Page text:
Part III is about women. Suzanne Dixon suggests that the view of Roman men seeking sexual satisfaction outside marriage rather than within it is a literary exaggeration. Ross S. Kraemer argues that Jewish families did not differ from other families of the era, and that Christian households did not remain Jewish over time anyway. She makes an extended analysis of the family situations of Babatha and Berenice, the former known to us from a cache of legal documents and the latter from writings about the Herodian families. The two cases suggest that women were married early to older men, that widowhood was common, that first marriages were arranged by family elders, that pregnancy was frequent, that there was a high mortality rate, that divorce was common and only officially initiated by husbands, that families were patrilinear in emphasis and usually patrilocal, that there was an ideal culture of patriarchy, and that although contrary to Roman law polygyny existed. Would that there were information about more women in the ancient world! Margaret Y. MacDonald, looking for evidence outside the highly stylized presentation in the Acts of the Apostles, finds that women were responsible in part for the expansion of Christianity. They were missionaries, ministers to other women, and socializers of children. They sometimes formed communities and networks of widows. Richard Saller examines the fate of female slaves, who were rarely apprenticed into the skilled trades that were needed in the cities. What urban female slaves there were, were attendants. Among the rural slaves women often worked in support of the field slaves. Their prices were equal to those of male slaves only during the early child-bearing ages.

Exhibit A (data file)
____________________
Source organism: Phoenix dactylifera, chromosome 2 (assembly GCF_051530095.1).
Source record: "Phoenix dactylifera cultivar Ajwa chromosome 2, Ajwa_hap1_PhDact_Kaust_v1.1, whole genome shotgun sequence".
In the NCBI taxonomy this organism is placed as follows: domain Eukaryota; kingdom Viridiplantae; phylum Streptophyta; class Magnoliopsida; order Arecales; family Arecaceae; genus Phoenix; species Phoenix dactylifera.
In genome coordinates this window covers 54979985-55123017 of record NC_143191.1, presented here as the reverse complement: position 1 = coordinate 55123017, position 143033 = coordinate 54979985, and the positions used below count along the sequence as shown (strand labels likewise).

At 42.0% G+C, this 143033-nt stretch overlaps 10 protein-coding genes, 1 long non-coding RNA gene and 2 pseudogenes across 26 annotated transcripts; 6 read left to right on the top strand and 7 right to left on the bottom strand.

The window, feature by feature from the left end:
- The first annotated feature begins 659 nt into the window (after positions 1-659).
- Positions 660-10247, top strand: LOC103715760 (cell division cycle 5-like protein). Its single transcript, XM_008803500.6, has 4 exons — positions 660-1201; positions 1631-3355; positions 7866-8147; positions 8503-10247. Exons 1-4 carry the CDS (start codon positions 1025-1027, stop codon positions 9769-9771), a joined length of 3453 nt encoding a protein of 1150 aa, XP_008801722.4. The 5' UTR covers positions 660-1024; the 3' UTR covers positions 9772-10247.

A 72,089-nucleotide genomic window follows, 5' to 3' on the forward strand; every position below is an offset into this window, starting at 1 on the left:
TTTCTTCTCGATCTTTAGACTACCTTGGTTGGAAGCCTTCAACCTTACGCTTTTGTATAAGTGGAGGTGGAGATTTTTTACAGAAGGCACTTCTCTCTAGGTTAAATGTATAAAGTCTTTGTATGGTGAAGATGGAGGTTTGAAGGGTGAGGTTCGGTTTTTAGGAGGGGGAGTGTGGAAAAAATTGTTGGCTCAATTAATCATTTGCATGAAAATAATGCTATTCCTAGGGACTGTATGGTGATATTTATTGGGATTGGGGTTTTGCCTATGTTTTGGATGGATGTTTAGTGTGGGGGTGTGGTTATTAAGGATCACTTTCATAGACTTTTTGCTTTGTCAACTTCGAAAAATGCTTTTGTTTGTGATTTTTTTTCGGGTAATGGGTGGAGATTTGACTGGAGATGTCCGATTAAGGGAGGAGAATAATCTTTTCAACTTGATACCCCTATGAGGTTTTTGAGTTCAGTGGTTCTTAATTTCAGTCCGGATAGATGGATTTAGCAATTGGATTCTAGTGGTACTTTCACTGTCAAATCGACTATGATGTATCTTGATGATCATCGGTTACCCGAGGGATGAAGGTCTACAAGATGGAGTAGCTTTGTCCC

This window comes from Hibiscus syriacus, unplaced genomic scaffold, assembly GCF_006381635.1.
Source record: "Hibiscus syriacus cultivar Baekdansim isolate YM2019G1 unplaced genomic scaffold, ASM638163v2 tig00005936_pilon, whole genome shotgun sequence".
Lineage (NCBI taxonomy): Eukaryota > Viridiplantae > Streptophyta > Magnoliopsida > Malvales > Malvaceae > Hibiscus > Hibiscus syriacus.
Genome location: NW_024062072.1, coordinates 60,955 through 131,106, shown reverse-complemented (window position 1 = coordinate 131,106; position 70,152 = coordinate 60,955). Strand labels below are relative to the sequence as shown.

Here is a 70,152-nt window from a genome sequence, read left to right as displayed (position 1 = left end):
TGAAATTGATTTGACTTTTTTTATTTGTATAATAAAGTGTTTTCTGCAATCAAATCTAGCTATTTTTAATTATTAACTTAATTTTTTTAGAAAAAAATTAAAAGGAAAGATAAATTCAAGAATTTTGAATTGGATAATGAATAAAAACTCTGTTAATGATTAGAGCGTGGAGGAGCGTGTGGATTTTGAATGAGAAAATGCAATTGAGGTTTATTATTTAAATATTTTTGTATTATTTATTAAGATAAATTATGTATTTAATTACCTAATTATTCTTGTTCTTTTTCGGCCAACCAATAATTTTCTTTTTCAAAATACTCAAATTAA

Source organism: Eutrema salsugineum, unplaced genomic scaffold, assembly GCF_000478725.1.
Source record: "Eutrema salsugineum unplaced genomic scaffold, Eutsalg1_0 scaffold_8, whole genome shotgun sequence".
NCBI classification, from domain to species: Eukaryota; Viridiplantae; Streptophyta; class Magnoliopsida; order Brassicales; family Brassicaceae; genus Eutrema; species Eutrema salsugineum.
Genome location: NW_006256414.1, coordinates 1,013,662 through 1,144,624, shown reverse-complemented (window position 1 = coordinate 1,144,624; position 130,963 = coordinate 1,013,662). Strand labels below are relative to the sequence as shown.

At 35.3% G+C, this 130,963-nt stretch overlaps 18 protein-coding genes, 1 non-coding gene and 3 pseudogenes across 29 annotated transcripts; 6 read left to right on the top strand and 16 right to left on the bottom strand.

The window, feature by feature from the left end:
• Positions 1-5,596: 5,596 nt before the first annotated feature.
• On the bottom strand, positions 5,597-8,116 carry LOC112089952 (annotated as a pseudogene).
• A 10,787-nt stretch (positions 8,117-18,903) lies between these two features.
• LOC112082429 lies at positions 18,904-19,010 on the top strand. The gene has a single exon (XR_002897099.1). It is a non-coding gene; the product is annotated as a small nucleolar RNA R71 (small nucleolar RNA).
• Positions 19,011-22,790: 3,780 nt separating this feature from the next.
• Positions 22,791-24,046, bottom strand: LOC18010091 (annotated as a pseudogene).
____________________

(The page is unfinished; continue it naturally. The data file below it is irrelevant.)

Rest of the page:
Part IV focuses on slavery. Dale Martin presents evidence from funerary inscriptions for free, slave, and mixed families. Public slaves, having some status from performing public functions, often had free wives. Roman soldiers were not allowed to marry; so they often bought female slaves. Young slaves were sometimes reared as children in the otherwise free family. Some people in antiquity obviously formed identities in both slave-master relationships and family relationships. J. Albert Harrill notes that domestic slaves were thought of as both loyal assistants and potential betrayers. Carolyn Osiek observes that slaves had sexual identities but not gender roles as men or women. Thus women were often freed in order to marry their masters. Porneia, of interest to those concerned with sexual morality, was an ambiguous category that included for sure only prostitution and intercourse with someone else's spouse or slave.